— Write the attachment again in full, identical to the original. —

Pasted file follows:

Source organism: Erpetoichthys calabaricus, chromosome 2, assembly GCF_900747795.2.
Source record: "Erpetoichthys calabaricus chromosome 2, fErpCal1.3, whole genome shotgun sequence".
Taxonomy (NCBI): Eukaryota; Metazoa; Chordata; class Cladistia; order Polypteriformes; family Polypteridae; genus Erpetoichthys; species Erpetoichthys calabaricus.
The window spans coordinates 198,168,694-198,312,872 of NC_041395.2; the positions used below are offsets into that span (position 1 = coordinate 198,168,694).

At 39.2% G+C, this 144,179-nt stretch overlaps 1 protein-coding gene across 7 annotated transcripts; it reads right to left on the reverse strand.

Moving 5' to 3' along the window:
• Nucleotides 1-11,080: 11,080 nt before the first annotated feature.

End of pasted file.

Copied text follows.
Source organism: Erpetoichthys calabaricus, chromosome 2, assembly GCF_900747795.2.
Source record: "Erpetoichthys calabaricus chromosome 2, fErpCal1.3, whole genome shotgun sequence".
Taxonomy (NCBI): Eukaryota; Metazoa; Chordata; class Cladistia; order Polypteriformes; family Polypteridae; genus Erpetoichthys; species Erpetoichthys calabaricus.
The window spans coordinates 198,168,694-198,312,872 of NC_041395.2; the positions used below are offsets into that span (position 1 = coordinate 198,168,694).

At 39.2% G+C, this 144,179-nt stretch overlaps 1 protein-coding gene across 7 annotated transcripts; it reads right to left on the reverse strand.

Moving 5' to 3' along the window:
• Nucleotides 1-11,080: 11,080 nt before the first annotated feature.